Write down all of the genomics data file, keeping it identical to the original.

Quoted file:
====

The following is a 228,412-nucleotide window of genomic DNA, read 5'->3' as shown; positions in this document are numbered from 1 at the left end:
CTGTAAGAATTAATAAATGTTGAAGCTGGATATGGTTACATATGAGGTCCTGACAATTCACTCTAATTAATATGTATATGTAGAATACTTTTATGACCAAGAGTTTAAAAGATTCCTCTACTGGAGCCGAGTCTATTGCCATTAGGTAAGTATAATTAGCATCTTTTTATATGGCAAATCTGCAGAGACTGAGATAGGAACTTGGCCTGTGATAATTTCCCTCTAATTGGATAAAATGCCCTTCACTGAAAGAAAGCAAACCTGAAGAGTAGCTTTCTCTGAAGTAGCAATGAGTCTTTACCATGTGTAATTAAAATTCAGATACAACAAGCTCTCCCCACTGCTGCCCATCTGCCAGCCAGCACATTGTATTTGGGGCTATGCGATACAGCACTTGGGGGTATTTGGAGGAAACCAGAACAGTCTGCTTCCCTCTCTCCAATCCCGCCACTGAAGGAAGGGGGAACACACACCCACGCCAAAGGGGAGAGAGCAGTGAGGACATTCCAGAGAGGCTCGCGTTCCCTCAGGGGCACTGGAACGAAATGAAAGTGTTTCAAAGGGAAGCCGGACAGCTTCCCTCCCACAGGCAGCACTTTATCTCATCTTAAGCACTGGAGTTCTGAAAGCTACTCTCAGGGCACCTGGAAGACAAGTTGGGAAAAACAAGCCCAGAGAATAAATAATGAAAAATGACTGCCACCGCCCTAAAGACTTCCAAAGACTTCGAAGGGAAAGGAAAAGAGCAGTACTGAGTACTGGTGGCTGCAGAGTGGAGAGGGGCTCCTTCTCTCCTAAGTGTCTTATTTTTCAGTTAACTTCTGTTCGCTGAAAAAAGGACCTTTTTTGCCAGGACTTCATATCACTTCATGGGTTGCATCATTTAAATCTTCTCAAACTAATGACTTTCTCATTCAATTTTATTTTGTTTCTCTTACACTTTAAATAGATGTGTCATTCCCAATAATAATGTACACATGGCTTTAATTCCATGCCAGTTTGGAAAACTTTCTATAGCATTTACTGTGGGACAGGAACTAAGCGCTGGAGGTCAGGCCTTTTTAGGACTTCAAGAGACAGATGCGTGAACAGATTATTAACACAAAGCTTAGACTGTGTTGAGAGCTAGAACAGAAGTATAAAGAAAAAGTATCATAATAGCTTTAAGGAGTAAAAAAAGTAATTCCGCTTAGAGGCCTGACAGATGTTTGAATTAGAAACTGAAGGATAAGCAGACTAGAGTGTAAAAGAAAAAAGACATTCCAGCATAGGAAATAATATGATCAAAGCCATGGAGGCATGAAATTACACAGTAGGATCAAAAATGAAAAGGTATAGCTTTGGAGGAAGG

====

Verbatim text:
The following is a 228,412-nucleotide window of genomic DNA, read 5'->3' as shown; positions in this document are numbered from 1 at the left end:
CTGTAAGAATTAATAAATGTTGAAGCTGGATATGGTTACATATGAGGTCCTGACAATTCACTCTAATTAATATGTATATGTAGAATACTTTTATGACCAAGAGTTTAAAAGATTCCTCTACTGGAGCCGAGTCTATTGCCATTAGGTAAGTATAATTAGCATCTTTTTATATGGCAAATCTGCAGAGACTGAGATAGGAACTTGGCCTGTGATAATTTCCCTCTAATTGGATAAAATGCCCTTCACTGAAAGAAAGCAAACCTGAAGAGTAGCTTTCTCTGAAGTAGCAATGAGTCTTTACCATGTGTAATTAAAATTCAGATACAACAAGCTCTCCCCACTGCTGCCCATCTGCCAGCCAGCACATTGTATTTGGGGCTATGCGATACAGCACTTGGGGGTATTTGGAGGAAACCAGAACAGTCTGCTTCCCTCTCTCCAATCCCGCCACTGAAGGAAGGGGGAACACACACCCACGCCAAAGGGGAGAGAGCAGTGAGGACATTCCAGAGAGGCTCGCGTTCCCTCAGGGGCACTGGAACGAAATGAAAGTGTTTCAAAGGGAAGCCGGACAGCTTCCCTCCCACAGGCAGCACTTTATCTCATCTTAAGCACTGGAGTTCTGAAAGCTACTCTCAGGGCACCTGGAAGACAAGTTGGGAAAAACAAGCCCAGAGAATAAATAATGAAAAATGACTGCCACCGCCCTAAAGACTTCCAAAGACTTCGAAGGGAAAGGAAAAGAGCAGTACTGAGTACTGGTGGCTGCAGAGTGGAGAGGGGCTCCTTCTCTCCTAAGTGTCTTATTTTTCAGTTAACTTCTGTTCGCTGAAAAAAGGACCTTTTTTGCCAGGACTTCATATCACTTCATGGGTTGCATCATTTAAATCTTCTCAAACTAATGACTTTCTCATTCAATTTTATTTTGTTTCTCTTACACTTTAAATAGATGTGTCATTCCCAATAATAATGTACACATGGCTTTAATTCCATGCCAGTTTGGAAAACTTTCTATAGCATTTACTGTGGGACAGGAACTAAGCGCTGGAGGTCAGGCCTTTTTAGGACTTCAAGAGACAGATGCGTGAACAGATTATTAACACAAAGCTTAGACTGTGTTGAGAGCTAGAACAGAAGTATAAAGAAAAAGTATCATAATAGCTTTAAGGAGTAAAAAAAGTAATTCCGCTTAGAGGCCTGACAGATGTTTGAATTAGAAACTGAAGGATAAGCAGACTAGAGTGTAAAAGAAAAAAGACATTCCAGCATAGGAAATAATATGATCAAAGCCATGGAGGCATGAAATTACACAGTAGGATCAAAAATGAAAAGGTATAGCTTTGGAGGAAGG